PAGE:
America. The U.K. Japan. So where's the next big hotbed of comic book creativity? If Gotham Studios has its way, we're all going to be saying India.
As announced earlier, Gotham Entertainment, best known for its "Spider-Man: India" series (in which Peter Parker was re-imagined for Asian audiences), formed a partnership with renowned spiritual guru Deepak Chopra, his son Gotham Chopra, acclaimed director Shekhar Kapur (best known from his work on the film "Elizabeth") and Sharad Devarajan, President & CEO of Gotham Entertainment. With their press release outlining a very unique approach to comics, CBR News caught up with Deepak, Gotham and Sharad to find out more about the importance of this newly formed Gotham Studios Asia.
"Similar to the phenomenon we have seen with Japanese Anime and Manga, which has influenced virtually every aspect of popular media in the West today, our mission is to reinvent contemporary Indian popular art and permeate this new style and vision throughout the globe," explained Sharad. "Deepak, Shekhar, Gotham Chopra and I all share a collective vision of providing the catalyst for a new creative renaissance to emerge from the Indian market. We truly believe that in the years ahead India will become a leading global cultural exporter. In the same way Indian children have embraced Batman, Spider-Man, Scooby-Doo and Britney Spears, today's Western world has an increasing global appetite for the most engaging content, regardless of its cultural affiliation. Today some estimate that 30% of all children's programming in the United States is based on Japanese Anime and Chinese films such as 'Hero' have been top of the movie charts for two consecutive weeks. Such phenomena are proof that Asian content has a global appeal that resonates with audiences on a global scale."
Those sentiments are echoed by Gotham, who says the creation of the new studio was inevitable once Asian and Western sensibilities started to intermingle. "We firmly believe that the culture of India and Asia is increasingly finding an audience in the west. The great mythologies of the East, once consumed by the West, will surely find resonance with readers. The heroes and villains that have endured for centuries in the mythical traditions of Asia form some of the most dynamic characters that we feel are now ripe for global consumption through an entertaining and colorful medium like comic books."
But with fans in the rest of the world only beginning to see Gotham Entertainments' efforts in "Spider-Man: India," some might wonder what to expect from the company and Sharad explains how that project represents the new studio's creative ideals. "'Spider-Man: India' is just the start of this process and was actually in development by Gotham Entertainment Group before the formation of the new company. However, thematically the Spider-Man India concept taps into a theme that cuts to the roots of Asian culture, the concept of 'Man versus Mythology' - infusing elements of spirituality, mysticism and the belief that man is ultimately ruled by destiny and forces beyond his understanding. Unlike his American counterpart who gained his powers from a radioactive spider and whose nemesis, the Green Goblin, received his powers from a scientific serum, the Indian origin of Spider-Man is steeped much more in mythology as he gains his powers from a mysterious yogi and his enemy is reinvented as a an ancient Indian Rakshasa demon. Also, we hope that audiences who experience the 'Spider-Man India' comic or see some of the preliminary artwork in the Signed Collector Edition we just released will find that the artistic talent we are assembling in India today is truly leaps and bounds beyond indigenous comics that have been produced in the country before with the potential to appeal to audiences on a global scale."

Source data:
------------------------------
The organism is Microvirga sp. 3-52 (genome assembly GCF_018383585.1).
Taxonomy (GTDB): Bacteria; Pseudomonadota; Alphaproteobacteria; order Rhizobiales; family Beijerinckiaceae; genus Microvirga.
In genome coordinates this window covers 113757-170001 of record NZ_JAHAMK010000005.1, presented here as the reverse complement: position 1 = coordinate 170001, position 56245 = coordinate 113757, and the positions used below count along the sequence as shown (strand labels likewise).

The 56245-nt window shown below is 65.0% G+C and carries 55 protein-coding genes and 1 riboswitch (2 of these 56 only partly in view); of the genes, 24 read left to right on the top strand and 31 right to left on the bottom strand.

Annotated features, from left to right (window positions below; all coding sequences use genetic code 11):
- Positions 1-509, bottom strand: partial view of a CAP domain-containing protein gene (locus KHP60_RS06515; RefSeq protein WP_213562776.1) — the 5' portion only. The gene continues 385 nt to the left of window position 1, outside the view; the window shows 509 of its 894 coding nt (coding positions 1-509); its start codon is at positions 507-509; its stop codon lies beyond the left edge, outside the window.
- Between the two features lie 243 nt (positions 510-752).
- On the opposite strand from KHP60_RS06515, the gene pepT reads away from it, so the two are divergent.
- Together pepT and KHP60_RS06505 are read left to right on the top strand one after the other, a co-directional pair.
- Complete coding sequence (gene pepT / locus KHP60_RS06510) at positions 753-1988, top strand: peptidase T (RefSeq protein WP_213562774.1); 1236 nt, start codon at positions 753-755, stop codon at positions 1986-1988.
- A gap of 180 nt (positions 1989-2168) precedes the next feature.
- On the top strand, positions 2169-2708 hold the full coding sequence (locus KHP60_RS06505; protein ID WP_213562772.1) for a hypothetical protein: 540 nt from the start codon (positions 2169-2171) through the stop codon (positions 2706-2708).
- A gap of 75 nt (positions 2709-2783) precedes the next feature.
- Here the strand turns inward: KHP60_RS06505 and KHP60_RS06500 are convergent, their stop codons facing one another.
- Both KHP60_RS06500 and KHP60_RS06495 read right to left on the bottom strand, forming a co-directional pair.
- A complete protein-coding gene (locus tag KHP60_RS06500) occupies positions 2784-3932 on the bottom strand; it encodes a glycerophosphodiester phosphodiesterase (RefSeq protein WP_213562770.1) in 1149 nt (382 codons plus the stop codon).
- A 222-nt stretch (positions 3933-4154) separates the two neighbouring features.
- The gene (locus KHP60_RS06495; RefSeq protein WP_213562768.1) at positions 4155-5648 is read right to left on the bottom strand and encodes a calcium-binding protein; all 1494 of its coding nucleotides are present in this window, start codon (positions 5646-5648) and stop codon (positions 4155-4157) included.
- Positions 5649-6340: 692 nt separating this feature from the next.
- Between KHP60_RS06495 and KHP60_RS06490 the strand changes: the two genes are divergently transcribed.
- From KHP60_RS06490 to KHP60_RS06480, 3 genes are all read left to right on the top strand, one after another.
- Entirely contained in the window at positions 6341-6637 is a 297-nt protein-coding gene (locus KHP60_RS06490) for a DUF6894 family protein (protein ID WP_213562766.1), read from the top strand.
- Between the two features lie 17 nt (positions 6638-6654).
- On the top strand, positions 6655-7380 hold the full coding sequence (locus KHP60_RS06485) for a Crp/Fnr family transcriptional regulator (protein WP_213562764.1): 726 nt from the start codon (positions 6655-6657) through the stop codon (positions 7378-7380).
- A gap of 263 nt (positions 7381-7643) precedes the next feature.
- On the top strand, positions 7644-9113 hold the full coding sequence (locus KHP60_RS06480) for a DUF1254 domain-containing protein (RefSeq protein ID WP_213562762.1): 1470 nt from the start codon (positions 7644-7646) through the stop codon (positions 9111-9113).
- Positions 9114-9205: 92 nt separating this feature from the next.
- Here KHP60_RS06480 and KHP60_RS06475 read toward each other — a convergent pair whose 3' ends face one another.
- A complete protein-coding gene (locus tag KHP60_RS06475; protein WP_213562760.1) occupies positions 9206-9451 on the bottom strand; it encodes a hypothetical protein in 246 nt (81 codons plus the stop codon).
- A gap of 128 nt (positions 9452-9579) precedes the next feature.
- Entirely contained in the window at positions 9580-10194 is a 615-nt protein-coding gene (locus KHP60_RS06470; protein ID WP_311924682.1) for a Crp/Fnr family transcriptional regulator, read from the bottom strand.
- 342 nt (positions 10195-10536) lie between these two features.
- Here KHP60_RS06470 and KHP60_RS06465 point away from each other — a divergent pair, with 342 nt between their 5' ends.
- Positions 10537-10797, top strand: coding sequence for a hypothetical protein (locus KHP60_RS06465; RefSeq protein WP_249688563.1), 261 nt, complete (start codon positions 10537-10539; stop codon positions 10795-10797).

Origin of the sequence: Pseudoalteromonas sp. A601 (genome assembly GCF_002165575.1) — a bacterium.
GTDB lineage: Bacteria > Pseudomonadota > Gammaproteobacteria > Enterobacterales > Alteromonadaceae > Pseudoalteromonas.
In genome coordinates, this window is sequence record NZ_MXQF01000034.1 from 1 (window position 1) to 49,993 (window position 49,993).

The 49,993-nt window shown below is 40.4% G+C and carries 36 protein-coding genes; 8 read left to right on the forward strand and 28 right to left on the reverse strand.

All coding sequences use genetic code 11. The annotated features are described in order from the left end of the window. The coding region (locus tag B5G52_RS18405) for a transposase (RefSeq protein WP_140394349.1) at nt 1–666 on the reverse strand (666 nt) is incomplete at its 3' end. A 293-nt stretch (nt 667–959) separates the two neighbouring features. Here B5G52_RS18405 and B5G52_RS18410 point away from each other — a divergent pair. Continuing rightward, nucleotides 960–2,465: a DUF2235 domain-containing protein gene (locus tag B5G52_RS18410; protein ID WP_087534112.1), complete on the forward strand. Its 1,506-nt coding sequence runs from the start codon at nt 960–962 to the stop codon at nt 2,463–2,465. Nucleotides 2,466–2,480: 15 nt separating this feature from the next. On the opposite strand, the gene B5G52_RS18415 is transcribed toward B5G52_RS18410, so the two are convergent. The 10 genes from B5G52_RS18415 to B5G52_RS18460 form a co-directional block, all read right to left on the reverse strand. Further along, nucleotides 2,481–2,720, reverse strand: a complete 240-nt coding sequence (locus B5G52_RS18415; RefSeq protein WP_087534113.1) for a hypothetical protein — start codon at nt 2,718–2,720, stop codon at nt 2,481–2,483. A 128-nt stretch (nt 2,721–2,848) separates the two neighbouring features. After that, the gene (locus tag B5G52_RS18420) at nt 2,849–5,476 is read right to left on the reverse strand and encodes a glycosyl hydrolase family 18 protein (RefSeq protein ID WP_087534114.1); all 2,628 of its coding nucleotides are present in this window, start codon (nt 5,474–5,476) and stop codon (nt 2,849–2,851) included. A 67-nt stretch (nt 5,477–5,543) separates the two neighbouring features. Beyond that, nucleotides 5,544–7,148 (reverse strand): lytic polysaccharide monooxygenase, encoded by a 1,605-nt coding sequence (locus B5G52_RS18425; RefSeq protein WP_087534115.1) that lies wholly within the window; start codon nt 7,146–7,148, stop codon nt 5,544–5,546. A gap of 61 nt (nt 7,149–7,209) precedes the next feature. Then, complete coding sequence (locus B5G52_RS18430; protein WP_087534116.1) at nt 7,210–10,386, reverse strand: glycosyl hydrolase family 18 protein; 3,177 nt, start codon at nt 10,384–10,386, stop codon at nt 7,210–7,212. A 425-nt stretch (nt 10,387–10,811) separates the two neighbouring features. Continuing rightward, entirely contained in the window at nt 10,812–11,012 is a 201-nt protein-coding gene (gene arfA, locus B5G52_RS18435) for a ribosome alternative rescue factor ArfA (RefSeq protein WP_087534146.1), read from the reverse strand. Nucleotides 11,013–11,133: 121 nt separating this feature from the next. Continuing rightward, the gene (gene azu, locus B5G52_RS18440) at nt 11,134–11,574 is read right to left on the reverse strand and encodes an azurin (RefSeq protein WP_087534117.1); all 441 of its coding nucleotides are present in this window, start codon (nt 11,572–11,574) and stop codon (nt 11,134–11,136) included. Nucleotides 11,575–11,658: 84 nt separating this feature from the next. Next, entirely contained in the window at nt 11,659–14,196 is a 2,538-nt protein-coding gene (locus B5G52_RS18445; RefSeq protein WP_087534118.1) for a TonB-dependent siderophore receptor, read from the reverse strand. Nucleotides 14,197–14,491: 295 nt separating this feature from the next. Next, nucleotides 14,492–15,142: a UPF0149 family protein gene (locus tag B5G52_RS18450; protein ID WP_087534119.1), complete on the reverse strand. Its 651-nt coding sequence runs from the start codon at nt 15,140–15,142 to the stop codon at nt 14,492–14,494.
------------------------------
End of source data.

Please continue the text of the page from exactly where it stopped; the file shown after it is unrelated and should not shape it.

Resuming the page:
Everyone involved with the launch of Gotham Studios feel that this is the time to launch such an ambitious venture because of the pace at which the world is changing. "Satellite TV, the internet, the global film and entertainment trade has brought the world much closer," explained Gotham. "Today, entertainment properties are increasingly built around their global resonance. In the very near future, we'll see mega movies open to half billion dollar opening weekends around the world at the box offices. This is because global sensibilities are clustering and finding resonance with each other. Today, one nation cannot enter into a conflict without it directly impacting every other country in the world. We are all collaterally connected. When it comes to what we are doing, we simply feel that in this global entertainment economy, a good story, resonant characters, and dynamic story-telling will find an audience in Boston, Bangalore, or Bankok. The nationalistic restrictions of yesterday are increasingly a thing of the past."